Just know that if you request feedback, you have to have a thick enough skin to not take what they may tell you personally. For example, in the same group of feedback above, I had One student who said "story was stupid, I like worksheets." I shared this quote on twitter and got some great responses from other teachers who really put it into perspective. They related to having similar students, and someone mentioned that this particular student most likely did not like that he has to actually engage in class. It is pretty much impossible to completely disengage during my class, which some students find frustrating. This feedback reminded me that I need to make sure to allow for quiet, alone, processing time, and not just all full group activities for this stuednt, as well as the others who would not tell me. 

2. Back to the Basics

When I got back from maternity leave this Spanish 1 class did not follow the Martina Bex SOMOS curriculum I had left at all. Instead they started with the Realidades textbooks from storage. In my original plans, they were supposed to do SOMOS units 4-9, since we did units 1-3 last year in 8th grade exploratory. You can see my tentative curriculum plan here. Since writing that post, I realized that we needed to go back to the basics. Right when I returned from leave in November, we jumped into the novel Tumba, because that is what I had planned for, and I wanted to keep it in the fall to work with Day of the Dead. For their first novel, it actually went pretty well, but there were a few that obviously struggled.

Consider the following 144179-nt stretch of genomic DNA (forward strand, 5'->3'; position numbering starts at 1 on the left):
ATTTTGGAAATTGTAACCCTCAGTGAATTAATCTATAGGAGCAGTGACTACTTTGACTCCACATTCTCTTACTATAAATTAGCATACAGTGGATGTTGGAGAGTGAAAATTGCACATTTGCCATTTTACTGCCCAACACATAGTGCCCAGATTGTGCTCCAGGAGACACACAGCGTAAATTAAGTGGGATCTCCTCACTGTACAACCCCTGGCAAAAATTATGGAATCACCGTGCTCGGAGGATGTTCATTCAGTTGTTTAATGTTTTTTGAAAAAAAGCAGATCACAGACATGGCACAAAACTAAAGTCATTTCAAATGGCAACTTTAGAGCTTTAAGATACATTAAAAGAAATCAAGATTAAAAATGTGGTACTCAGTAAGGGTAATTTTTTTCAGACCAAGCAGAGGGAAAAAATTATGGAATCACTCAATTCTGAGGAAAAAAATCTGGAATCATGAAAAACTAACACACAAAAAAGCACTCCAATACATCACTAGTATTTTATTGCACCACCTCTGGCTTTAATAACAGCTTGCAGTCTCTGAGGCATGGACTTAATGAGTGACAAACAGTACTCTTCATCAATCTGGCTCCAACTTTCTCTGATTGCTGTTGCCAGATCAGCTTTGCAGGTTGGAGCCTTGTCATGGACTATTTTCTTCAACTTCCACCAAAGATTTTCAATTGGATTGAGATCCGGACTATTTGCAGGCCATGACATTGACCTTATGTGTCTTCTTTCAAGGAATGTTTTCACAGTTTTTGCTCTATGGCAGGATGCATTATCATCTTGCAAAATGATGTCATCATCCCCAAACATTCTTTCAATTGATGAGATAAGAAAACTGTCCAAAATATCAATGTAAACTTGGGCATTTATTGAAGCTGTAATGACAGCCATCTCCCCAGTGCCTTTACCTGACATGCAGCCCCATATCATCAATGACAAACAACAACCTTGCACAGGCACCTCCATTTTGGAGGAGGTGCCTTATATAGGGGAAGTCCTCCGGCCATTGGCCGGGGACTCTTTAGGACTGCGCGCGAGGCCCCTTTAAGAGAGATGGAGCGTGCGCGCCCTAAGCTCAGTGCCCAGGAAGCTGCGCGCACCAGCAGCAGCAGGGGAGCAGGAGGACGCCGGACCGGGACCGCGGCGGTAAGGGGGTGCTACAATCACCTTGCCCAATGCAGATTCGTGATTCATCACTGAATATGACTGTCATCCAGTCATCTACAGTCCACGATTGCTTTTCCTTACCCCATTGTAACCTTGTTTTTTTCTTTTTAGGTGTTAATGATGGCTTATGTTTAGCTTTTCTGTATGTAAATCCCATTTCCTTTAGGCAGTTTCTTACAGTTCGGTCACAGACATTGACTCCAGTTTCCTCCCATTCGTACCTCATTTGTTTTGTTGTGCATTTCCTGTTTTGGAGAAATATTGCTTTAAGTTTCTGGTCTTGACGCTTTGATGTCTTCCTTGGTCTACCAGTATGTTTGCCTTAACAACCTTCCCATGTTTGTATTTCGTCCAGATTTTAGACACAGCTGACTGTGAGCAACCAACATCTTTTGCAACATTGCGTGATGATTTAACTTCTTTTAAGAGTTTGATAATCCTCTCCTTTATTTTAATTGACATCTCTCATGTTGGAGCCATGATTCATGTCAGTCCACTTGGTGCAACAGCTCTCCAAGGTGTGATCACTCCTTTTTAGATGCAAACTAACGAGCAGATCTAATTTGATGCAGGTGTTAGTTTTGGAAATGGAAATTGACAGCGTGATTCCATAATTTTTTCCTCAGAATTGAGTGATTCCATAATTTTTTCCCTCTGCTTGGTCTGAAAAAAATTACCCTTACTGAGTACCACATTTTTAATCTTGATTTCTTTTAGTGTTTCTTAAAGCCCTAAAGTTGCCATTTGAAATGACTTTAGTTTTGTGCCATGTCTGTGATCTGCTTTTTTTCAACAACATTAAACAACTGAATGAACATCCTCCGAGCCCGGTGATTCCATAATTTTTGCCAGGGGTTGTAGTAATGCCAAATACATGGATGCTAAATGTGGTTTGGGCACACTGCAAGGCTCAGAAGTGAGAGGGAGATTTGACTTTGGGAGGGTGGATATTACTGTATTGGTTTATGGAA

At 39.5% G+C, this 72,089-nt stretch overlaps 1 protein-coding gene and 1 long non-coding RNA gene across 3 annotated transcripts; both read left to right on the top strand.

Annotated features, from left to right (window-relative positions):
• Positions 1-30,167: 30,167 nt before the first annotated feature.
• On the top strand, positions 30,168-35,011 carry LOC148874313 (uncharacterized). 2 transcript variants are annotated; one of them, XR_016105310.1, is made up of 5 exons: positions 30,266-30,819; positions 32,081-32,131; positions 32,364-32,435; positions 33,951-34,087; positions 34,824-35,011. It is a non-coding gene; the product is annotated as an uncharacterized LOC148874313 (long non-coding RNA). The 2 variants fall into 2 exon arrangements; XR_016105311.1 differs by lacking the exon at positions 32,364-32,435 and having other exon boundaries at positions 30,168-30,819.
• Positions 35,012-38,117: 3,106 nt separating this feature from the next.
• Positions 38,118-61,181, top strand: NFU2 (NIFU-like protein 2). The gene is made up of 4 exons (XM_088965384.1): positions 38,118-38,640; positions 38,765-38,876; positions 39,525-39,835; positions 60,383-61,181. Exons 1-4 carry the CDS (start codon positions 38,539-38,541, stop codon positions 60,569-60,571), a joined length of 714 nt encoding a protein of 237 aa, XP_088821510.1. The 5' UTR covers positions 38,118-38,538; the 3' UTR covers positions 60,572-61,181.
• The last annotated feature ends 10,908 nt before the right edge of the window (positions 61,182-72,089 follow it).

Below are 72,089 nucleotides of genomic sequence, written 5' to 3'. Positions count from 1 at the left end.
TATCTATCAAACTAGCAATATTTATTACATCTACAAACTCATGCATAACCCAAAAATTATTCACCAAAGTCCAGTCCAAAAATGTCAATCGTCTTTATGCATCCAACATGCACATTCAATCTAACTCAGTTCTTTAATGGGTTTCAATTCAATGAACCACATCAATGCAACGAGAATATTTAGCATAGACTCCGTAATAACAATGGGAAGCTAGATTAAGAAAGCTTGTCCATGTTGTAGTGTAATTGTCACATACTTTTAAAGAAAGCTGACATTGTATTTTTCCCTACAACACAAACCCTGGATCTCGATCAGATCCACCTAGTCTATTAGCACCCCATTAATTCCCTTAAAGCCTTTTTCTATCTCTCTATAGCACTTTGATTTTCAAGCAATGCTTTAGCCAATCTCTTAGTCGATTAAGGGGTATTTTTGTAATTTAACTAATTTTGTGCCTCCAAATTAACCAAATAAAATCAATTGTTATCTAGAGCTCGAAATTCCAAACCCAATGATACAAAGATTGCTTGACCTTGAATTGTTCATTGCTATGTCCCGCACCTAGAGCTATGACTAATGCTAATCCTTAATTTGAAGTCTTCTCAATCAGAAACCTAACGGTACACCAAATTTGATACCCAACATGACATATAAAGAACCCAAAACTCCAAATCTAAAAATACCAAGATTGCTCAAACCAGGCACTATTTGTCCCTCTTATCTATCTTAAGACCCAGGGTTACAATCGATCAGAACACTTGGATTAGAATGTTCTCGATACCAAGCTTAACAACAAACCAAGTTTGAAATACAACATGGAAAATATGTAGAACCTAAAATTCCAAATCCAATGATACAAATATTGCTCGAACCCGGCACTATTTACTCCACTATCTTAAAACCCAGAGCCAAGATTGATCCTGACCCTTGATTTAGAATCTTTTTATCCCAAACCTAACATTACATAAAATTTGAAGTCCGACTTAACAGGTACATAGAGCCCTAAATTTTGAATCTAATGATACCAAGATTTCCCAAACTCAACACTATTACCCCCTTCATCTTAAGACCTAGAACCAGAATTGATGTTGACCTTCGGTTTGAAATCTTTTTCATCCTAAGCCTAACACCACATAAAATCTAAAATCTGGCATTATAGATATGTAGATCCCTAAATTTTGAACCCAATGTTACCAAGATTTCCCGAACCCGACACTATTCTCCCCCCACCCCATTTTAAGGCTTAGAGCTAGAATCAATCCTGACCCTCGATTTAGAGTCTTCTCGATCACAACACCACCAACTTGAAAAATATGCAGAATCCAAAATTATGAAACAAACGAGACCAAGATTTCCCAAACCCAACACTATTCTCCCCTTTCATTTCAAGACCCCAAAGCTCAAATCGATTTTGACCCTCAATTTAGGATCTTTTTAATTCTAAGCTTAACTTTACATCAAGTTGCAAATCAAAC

When it really hit me that we need to go back to the basics was while doing the Navidad and 3 Reyes readings that I use every year in Spanish 1. They STRUGGLED. There were many high frequency words that kept coming up that even the high flyers did not know. So after Christmas break we went back and started with unit 5, because it is one of my favorite cultural topics, bullfighting, and focuses on the verbs goes, is feeling, and has, which are 3 of the Super 7 high frequency verbs from Terry Waltz. I think it was the right choice because the students are doing much better with the high frequency structures and were very into the bull fight, especially since I showed them all of my pictures from when I went to one while in Spain. We are going to keep.